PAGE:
Also, research (especially the number-oriented kind) seems too dry for most people to take in. And I think that is one place market researchers could do themselves a huge benefit if they could tell the story – especially a story with a moral at the end. That is, create the picture for the user as to what all of that information means in simple language, and also show the user how to use the information in the context of his situation or problem. Bedtime stories during childhood and good movies in adulthood work well because there is a coherent narrative, a start, a middle that is interesting and an ending that stays in the mind. You can see the relationships between the characters, and the consequences of those relationships. A good research project report could be seen as something very similar.

Having said that, of course, there are also some researchers go far beyond, who would never let boring facts get in the way of a good story! Apparently a letter to the editor of the National Observer (London) as far back as 1891 complained: “there are three kinds of falsehood: the first is a ‘fib,’ the second is a downright lie, and the third and most aggravated is statistics.” (Mark Twain famously paraphrased this in his autobiography as “lies, damned lies and statistics”.)

How many stores can you think of which are located at sites where their chances of success are exactly the same as that of a snowball in hell? How many products or brand launches come to mind, where you wondered, “what is this company thinking?!” Of course, there would have been pre-launch studies which would have showed just how successful these would be, where the stories were possibly based more on imagination than on facts.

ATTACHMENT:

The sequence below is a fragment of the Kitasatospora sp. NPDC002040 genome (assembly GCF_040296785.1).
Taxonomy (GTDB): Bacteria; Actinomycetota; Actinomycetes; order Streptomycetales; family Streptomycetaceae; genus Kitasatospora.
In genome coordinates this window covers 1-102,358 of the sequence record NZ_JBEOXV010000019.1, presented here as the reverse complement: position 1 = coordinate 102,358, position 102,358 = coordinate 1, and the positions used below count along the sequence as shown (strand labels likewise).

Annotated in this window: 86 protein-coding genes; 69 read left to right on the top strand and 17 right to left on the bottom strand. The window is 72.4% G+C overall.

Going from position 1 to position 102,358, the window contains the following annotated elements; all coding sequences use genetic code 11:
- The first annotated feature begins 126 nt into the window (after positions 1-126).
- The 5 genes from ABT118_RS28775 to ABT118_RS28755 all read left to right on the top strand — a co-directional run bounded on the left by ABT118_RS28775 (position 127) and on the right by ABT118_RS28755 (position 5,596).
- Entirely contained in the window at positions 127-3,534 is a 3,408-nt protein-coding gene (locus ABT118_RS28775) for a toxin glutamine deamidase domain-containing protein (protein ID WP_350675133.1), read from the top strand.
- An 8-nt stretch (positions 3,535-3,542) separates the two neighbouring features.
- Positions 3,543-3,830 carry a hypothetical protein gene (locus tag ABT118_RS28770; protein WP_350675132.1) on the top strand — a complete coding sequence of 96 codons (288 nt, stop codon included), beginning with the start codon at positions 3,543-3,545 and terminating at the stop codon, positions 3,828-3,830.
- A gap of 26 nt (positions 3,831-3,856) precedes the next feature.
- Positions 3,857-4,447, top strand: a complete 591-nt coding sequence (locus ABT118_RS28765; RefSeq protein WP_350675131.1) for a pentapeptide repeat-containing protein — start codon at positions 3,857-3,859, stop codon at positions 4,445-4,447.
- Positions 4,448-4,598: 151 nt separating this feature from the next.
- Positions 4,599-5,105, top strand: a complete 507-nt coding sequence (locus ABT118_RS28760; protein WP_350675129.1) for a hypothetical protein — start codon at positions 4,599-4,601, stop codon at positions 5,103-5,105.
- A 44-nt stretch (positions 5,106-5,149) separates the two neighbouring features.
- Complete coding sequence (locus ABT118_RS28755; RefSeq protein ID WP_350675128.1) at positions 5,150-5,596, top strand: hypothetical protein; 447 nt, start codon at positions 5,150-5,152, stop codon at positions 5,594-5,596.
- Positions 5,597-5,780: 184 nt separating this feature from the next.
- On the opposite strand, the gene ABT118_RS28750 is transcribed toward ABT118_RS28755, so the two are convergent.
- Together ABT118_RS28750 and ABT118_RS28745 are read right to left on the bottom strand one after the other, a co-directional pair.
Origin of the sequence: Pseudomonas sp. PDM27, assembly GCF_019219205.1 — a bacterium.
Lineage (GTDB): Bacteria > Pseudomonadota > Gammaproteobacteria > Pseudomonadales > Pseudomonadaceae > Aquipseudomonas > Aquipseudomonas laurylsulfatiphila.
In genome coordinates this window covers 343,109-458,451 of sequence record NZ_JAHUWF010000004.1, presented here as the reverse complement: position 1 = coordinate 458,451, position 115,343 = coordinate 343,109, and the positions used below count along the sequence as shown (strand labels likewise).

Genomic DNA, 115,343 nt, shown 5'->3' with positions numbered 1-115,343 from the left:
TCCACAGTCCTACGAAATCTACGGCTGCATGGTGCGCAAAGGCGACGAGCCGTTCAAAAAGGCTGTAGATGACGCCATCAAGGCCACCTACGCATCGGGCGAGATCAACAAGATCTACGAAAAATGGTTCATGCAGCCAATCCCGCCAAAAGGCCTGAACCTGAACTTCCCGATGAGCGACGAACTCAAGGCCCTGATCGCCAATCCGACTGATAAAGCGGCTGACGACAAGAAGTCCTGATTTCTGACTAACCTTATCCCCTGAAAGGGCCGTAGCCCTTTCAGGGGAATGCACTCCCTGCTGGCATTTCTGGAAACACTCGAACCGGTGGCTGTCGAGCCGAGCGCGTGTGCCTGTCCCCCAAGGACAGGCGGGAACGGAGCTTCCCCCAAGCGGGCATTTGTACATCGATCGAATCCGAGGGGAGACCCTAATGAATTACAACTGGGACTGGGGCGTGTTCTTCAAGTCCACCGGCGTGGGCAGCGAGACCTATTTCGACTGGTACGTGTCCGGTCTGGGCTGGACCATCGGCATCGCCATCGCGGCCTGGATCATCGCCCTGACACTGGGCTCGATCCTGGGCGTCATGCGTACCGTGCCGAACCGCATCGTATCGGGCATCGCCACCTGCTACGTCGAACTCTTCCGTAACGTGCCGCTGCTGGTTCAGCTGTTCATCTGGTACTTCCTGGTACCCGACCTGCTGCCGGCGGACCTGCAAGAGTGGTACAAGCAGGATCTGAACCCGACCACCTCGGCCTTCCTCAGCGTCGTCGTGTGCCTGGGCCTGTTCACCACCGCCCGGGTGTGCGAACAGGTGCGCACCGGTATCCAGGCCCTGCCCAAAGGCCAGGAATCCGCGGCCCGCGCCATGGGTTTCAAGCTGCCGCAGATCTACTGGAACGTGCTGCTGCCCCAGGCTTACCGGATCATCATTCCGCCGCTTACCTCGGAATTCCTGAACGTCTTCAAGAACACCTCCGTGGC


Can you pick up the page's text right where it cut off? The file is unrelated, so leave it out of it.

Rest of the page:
For a decision-maker, the only way to tell the difference between bad statistics (lies) and the true story of the market is to make sure that he or she is equipped with multiple sources of information, and various tools with which to analyse them. Also, if you recall my earlier definition of research, the starting point was the definition of the objectives which a research is supposed to fulfil – if the objectives are vague or undefined, so will the research outputs be.

Numbers (quantitative research) and narrative (qualitative research) can tell us many wonderful stories about the market. Some of those stories are highly imaginative “fairy tales” because of a bad study – that shouldn’t lead us to ignore all the others which can direct us to our objectives.

Targeting Mr. Mom

Retailwire.com prompted a discussion on what, if anything, should grocers and other stores be doing to accommodate the growth in stay-at-home dads?According to the US Bureau of Labor Statistics, the recession is putting more men out of work than women, which has led to an increase of stay-at-home dads who are increasingly taking on the traditional women’s roles of childcare, housework, school life, and shopping.

Here’s my contribution to the Dad wishlist: salespeople who don’t look down their noses when asked a (“stupid”) question Mom would never have dreamt of asking. (Also, considering this is the gender that apparently never stops to ask for directions, please treat the question as close to a life-or-death emergency.)